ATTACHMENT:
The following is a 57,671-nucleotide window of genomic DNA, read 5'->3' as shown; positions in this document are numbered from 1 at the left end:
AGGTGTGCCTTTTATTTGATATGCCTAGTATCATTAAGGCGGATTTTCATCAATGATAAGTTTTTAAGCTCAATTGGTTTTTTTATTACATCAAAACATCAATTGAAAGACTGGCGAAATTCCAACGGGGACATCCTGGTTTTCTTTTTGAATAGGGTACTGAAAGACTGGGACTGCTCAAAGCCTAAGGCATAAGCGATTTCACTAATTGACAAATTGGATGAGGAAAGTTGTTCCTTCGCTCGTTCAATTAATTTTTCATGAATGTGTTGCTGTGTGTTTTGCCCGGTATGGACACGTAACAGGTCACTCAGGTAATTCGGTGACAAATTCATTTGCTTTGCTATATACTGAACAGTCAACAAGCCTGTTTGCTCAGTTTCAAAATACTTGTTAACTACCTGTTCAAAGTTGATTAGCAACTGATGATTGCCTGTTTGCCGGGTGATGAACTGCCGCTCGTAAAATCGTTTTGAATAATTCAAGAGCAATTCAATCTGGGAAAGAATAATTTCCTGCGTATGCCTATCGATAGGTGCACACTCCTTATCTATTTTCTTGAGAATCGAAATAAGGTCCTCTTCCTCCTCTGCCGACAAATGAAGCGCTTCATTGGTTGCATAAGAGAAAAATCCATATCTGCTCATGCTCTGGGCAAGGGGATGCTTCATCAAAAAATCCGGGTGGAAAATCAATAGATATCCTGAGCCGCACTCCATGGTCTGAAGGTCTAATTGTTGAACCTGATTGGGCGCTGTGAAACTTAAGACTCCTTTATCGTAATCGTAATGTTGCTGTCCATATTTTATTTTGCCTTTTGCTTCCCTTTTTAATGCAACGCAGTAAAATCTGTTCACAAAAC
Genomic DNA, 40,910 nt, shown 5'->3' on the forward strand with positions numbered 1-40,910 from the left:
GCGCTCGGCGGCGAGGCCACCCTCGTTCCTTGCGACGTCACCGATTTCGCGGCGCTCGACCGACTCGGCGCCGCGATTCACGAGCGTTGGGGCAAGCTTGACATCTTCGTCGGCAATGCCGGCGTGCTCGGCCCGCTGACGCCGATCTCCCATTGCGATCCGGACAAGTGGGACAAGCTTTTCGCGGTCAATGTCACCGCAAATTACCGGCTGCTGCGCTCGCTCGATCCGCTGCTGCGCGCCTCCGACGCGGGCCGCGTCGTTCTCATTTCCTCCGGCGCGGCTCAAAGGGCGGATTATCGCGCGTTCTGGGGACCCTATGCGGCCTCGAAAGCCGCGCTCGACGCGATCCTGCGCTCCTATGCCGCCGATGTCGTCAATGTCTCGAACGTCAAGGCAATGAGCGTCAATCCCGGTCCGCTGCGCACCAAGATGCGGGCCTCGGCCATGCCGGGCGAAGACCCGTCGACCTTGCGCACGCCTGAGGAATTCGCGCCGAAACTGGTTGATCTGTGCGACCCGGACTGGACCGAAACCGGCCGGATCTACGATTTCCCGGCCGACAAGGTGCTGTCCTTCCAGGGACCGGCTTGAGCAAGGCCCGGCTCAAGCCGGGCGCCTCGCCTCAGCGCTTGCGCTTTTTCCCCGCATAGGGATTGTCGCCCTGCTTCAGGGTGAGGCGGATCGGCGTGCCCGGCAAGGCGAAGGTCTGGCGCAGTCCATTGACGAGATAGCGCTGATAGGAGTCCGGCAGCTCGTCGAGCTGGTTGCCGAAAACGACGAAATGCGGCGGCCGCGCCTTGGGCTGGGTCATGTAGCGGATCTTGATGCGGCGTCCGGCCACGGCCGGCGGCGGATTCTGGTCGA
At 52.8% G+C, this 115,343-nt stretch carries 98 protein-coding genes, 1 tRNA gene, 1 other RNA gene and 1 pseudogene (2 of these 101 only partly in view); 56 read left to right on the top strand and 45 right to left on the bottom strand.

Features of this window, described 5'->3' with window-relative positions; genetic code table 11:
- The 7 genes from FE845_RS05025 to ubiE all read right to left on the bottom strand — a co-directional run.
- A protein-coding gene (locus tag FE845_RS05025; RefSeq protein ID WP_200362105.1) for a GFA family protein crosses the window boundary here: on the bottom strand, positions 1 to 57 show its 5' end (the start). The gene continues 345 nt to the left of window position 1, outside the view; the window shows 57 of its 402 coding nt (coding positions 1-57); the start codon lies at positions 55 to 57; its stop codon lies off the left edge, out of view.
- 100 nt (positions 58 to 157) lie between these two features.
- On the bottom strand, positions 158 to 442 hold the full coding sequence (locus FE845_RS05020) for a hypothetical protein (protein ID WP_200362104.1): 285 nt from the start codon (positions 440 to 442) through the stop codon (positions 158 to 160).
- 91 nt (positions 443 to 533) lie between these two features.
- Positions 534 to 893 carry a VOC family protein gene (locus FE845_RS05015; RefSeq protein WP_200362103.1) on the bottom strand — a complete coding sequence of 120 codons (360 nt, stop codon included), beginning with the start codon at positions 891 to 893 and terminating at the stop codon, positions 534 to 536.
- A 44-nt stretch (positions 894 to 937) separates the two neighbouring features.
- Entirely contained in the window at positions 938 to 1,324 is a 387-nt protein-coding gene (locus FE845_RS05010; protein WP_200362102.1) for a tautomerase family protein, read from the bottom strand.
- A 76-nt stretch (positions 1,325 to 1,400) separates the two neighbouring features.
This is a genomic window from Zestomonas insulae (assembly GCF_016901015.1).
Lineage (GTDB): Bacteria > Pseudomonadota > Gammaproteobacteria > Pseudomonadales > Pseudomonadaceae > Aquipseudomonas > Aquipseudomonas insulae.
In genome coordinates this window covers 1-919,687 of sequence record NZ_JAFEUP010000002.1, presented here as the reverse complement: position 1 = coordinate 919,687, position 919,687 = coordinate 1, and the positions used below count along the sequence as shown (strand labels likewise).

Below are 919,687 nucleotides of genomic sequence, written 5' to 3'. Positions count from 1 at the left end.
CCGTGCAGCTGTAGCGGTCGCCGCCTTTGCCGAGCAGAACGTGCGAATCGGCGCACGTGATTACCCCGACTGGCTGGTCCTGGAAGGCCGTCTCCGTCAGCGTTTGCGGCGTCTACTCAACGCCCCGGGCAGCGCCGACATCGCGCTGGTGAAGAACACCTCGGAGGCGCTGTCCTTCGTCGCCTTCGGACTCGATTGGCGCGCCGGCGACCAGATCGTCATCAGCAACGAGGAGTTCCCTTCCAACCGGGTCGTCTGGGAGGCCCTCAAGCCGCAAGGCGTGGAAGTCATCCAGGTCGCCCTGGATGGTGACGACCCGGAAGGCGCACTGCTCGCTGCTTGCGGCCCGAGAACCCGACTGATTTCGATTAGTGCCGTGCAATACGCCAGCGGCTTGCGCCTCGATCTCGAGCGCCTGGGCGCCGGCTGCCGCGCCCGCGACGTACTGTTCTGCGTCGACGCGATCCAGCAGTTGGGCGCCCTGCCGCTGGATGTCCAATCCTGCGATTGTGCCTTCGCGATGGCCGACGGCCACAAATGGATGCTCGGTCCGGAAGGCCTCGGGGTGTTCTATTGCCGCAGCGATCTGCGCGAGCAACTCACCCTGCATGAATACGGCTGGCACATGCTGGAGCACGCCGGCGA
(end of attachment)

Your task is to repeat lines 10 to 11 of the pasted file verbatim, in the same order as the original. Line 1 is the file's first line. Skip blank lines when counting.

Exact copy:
- On the bottom strand, positions 158 to 442 hold the full coding sequence (locus FE845_RS05020) for a hypothetical protein (protein ID WP_200362104.1): 285 nt from the start codon (positions 440 to 442) through the stop codon (positions 158 to 160).
- 91 nt (positions 443 to 533) lie between these two features.